A UN official in Darfur said: "If the people responsible for beating and molesting the aid workers and UN staff are not punished, others will think they can get away with such crimes and it will happen again. Should the security situation for international aid workers not improve and the overall safety of our staff be assured, we will be forced to withdraw from Darfur.” (The Telegraph [UK] [Nyala, Darfur], January 28, 2007)

The "people responsible" were of course not punished; and while most organizations did not withdraw, their numbers of expatriate workers have plummeted in subsequent years. Normally about ten percent of a major international humanitarian operation, expatriate aid workers in Darfur now make up only about three percent of the personnel. Khartoum has created a set of conditions in Darfur—including engineering a lack of relief capacity—that keeps foreign eyes and observation out even as it punishes a large majority of Darfuris. And by design, this is felt with particular force by the non-Arab/African populations in displaced persons camps as well as in rural and urban areas throughout Darfur. We know, we may be certain from the previous ten years of grim experience in Darfur, that Khartoum has decided upon a strategy of disrupting and compromising humanitarian work as part of its broader counter-insurgency campaign, taking the form of supply delays, visa and travel permit issues (including denial), confiscations, extortion, physical violence—and expulsion whenever it is thought to be "needed."

Past inaction—along with the duplicity of actors such as current U.S. Secretary of State John Kerry and the fecklessness of most European countries—has only encouraged more of the same on Khartoum’s part. The fact that violence in Darfur is more complex, and that there is more often very serious inter-Arab tribal fighting, doesn’t obscure the regime’s clear strategy of denying adequate humanitarian capacity as an indirect means of weakening rebel forces. And this will continue until it is stopped.

The World Accommodates Khartoum’s Savagery, Political Repression, and Economic Mismanagement: Why?

Why, then, can’t the international community muster the courage to halt these expulsions? Why haven’t there been threats of clear and punishing economic sanctions, directed against all that supports the regime in this ghastly genocide by attrition? Such a strengthened sanctions regime would take the primary form of European countries declaring that they will suspend all commercial, business, and construction projects in Sudan until the war on humanitarian relief has clearly and decisively ended. The Europeans should also follow the U.S. in making use of the European banking system, and the Euro in particular—this in order to make Khartoum’s monetary and economic transactions as difficult in Euros as they now are in dollars. At the very least, all talk of debt relief for this most profligate of regimes must end, an issue on which several European countries have spoken with an obscene callousness. By far the largest portion of external debt, now some US$45 billion, has been accrued over the past 25 years while the regime indulged in hugely expensive wars against its own people, in profligate weapons acquisitions (including some two dozen advanced Russian MiG-29s), heavy investment in a domestic arms industry, and in self-enrichment schemes and pay-offs to political supporters.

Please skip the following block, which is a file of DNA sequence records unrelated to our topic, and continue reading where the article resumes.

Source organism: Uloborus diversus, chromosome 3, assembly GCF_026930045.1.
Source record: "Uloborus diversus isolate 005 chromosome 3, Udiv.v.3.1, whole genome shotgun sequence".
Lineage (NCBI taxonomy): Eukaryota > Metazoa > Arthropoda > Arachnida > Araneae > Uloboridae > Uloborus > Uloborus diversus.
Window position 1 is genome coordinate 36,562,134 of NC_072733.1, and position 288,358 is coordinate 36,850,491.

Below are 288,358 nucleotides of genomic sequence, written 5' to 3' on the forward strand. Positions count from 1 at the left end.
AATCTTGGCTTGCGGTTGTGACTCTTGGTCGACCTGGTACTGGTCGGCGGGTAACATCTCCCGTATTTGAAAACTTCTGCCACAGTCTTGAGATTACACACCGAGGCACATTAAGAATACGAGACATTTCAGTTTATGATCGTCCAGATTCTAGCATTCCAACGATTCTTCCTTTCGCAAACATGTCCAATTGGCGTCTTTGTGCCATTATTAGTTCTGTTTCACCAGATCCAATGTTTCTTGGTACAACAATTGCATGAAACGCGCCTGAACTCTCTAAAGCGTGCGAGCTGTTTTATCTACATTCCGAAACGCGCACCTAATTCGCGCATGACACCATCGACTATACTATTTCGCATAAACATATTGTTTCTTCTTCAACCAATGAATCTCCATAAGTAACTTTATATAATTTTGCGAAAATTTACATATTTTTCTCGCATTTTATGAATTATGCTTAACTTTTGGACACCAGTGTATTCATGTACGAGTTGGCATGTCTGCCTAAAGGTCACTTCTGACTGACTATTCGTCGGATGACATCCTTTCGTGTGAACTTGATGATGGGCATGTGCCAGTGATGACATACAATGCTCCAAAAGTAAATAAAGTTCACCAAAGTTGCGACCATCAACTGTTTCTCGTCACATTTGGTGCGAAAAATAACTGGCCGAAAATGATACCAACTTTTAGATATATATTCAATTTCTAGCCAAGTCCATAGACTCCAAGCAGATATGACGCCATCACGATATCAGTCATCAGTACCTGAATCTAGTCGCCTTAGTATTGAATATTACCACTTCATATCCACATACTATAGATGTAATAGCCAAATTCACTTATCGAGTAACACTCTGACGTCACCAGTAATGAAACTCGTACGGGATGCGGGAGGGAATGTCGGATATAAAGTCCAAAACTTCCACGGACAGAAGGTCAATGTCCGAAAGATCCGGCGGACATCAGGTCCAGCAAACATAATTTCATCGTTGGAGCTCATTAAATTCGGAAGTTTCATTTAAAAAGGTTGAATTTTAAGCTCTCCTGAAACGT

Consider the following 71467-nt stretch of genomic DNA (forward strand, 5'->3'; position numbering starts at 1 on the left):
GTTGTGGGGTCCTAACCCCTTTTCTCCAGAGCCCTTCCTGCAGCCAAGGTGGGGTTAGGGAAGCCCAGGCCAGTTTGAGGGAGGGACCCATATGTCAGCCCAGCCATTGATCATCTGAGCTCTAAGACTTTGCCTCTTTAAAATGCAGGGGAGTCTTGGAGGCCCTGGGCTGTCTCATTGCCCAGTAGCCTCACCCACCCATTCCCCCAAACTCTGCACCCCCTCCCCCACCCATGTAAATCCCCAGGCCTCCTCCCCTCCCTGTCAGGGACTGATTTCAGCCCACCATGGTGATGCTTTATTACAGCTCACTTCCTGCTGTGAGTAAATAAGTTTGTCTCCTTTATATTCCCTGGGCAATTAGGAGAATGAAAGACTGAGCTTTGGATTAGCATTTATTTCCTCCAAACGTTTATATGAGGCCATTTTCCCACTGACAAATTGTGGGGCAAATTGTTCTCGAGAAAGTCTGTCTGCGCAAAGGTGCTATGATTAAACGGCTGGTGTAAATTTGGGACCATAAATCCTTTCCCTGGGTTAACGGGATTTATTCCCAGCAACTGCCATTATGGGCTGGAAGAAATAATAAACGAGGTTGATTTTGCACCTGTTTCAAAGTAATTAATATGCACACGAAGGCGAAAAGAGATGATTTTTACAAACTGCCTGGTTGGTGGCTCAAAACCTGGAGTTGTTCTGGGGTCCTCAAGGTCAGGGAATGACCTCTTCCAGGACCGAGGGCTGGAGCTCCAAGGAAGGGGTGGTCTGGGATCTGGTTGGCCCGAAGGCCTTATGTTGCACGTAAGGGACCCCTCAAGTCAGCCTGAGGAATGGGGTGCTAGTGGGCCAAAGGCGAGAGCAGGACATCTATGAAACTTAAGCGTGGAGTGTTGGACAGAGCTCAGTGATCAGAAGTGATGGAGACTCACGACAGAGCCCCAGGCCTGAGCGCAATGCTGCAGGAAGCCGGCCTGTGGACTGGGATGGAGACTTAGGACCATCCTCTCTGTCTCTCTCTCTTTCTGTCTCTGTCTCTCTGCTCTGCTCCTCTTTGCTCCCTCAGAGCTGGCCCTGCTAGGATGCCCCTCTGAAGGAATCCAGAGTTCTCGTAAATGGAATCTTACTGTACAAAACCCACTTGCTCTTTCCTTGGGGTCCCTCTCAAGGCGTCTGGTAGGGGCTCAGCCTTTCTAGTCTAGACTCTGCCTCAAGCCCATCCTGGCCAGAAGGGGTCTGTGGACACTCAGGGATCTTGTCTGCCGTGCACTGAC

Every care should be taken that those most economically weak in Sudan be protected from the effect of sanctions, were they to be imposed. Members of the regime and their political supporters should be the targets, and hit as precisely as possible. But it should be clear to all that the regime is presiding over an imploding economy, and that it has contributed pitifully little to the welfare of the marginalized populations of Sudan over so many years of brutal, self-enriching, and tyrannical rule—especially in Darfur and eastern Sudan (as well as the humanitarian embargo imposed on large areas of South Kordofan and Blue Nile that remain under control of the Sudan People’s Liberation Movement/Army-North). The regime has crippled the agricultural sector during its years in power, and instead of having vast tracts of land that might serve as Africa’s breadbasket, Sudan now must import food, in particular wheat for baking bread (a food staple in the lives of many poorer Sudanese). Recent bread lines and bread shortages were caused by a lack of foreign exchange currency (Forex) with which to purchase wheat abroad. And this shortage of Forex is only one symptom of the catastrophic state of the economy that is the inevitable outcome of regime corruption and misrule: